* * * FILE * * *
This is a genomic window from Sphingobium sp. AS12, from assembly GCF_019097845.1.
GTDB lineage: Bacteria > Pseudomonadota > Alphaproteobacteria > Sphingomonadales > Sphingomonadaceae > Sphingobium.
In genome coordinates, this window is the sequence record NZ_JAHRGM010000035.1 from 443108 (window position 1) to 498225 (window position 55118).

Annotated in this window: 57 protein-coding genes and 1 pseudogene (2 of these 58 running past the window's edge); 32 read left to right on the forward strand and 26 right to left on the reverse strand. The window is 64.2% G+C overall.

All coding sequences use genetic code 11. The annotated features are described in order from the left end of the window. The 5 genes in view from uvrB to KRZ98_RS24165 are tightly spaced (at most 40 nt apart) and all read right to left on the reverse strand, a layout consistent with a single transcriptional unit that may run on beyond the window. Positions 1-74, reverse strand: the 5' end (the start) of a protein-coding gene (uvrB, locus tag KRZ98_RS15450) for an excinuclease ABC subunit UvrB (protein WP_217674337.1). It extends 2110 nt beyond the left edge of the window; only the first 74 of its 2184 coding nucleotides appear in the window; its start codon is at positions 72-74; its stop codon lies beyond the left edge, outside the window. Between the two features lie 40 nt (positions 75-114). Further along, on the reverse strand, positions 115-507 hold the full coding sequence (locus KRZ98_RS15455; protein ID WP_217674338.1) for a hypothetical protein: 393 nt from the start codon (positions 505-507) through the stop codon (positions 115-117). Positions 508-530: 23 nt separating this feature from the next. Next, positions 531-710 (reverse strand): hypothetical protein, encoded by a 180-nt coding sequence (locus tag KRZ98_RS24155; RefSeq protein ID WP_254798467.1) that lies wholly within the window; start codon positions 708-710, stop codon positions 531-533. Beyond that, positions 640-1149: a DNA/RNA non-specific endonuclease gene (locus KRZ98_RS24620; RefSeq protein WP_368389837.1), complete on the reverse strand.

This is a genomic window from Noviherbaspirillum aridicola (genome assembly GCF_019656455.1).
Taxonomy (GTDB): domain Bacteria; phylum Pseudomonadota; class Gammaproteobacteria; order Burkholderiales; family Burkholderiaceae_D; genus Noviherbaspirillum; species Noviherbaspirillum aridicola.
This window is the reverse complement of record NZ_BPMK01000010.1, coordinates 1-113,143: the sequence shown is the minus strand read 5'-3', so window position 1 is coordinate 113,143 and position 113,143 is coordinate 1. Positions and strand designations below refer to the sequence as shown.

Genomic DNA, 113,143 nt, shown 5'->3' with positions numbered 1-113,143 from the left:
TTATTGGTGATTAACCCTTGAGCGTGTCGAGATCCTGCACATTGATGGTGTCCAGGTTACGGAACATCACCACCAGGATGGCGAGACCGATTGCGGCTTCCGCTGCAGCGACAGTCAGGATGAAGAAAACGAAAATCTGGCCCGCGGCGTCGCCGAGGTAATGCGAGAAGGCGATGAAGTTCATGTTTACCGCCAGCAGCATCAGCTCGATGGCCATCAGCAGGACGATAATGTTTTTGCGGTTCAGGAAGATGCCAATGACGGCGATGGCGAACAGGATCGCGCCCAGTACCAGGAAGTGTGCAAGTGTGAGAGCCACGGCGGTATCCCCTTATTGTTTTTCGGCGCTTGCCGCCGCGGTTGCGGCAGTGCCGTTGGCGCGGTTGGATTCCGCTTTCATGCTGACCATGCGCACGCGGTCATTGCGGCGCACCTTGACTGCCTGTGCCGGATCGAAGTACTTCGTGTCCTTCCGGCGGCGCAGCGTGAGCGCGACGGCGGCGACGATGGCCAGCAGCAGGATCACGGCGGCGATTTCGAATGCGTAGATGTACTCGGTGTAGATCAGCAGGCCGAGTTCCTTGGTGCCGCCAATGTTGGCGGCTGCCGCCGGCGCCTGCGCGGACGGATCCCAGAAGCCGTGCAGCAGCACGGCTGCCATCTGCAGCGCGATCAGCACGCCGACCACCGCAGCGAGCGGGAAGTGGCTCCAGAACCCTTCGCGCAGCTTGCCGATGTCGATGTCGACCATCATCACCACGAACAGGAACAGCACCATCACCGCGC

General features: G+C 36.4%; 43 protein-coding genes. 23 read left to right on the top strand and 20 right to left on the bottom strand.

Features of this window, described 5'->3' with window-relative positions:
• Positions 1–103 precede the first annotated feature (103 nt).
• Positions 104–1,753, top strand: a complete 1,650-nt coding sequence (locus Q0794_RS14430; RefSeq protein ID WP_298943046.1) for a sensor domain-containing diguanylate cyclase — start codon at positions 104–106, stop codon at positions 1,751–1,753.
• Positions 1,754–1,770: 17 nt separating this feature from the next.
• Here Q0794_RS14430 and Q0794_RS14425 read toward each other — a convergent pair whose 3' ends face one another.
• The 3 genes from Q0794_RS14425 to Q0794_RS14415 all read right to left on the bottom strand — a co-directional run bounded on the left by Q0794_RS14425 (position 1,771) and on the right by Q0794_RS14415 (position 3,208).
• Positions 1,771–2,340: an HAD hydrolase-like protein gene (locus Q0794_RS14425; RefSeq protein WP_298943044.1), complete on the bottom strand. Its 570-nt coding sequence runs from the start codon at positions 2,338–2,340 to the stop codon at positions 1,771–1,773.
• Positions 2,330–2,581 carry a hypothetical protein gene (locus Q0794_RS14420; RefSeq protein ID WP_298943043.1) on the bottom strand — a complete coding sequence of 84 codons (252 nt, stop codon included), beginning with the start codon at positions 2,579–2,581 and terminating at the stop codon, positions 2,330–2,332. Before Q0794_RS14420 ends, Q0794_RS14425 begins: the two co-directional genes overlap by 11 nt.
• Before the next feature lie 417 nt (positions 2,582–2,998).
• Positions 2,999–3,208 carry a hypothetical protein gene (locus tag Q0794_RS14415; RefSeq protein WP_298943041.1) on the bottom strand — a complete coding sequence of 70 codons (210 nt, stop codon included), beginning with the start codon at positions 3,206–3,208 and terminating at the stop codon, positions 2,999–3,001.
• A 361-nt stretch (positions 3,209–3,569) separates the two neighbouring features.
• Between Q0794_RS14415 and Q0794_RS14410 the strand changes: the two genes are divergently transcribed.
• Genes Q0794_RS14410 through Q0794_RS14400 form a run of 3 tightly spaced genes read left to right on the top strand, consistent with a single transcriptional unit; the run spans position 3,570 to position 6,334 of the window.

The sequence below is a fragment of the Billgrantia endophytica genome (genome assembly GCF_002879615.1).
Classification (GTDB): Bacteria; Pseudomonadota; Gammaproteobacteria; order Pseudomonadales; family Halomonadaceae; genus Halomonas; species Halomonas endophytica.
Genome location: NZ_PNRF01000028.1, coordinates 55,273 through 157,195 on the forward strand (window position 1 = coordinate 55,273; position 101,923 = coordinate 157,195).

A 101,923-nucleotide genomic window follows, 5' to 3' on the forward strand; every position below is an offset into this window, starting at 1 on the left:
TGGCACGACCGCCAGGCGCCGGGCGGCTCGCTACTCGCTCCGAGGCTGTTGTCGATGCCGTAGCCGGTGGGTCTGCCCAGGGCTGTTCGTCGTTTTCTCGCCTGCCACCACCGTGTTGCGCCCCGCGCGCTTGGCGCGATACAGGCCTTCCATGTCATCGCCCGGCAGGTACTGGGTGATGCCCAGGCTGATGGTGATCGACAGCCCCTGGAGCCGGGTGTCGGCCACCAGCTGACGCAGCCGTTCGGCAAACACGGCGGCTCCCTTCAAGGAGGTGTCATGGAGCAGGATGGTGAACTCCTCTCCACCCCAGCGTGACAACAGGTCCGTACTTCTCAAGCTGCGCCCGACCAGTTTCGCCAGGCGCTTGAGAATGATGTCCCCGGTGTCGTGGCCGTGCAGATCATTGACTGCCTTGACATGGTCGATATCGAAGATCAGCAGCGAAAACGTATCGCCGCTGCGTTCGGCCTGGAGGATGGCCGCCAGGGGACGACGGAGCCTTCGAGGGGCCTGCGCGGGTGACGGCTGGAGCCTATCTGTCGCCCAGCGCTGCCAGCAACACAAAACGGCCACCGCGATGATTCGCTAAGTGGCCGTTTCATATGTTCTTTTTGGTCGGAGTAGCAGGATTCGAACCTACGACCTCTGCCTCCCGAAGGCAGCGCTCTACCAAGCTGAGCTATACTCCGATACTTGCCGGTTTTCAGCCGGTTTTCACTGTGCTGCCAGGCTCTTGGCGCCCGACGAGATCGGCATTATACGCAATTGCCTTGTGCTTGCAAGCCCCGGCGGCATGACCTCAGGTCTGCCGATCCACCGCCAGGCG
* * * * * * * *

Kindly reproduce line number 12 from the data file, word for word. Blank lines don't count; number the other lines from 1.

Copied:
Features of this window, described 5'->3' with window-relative positions: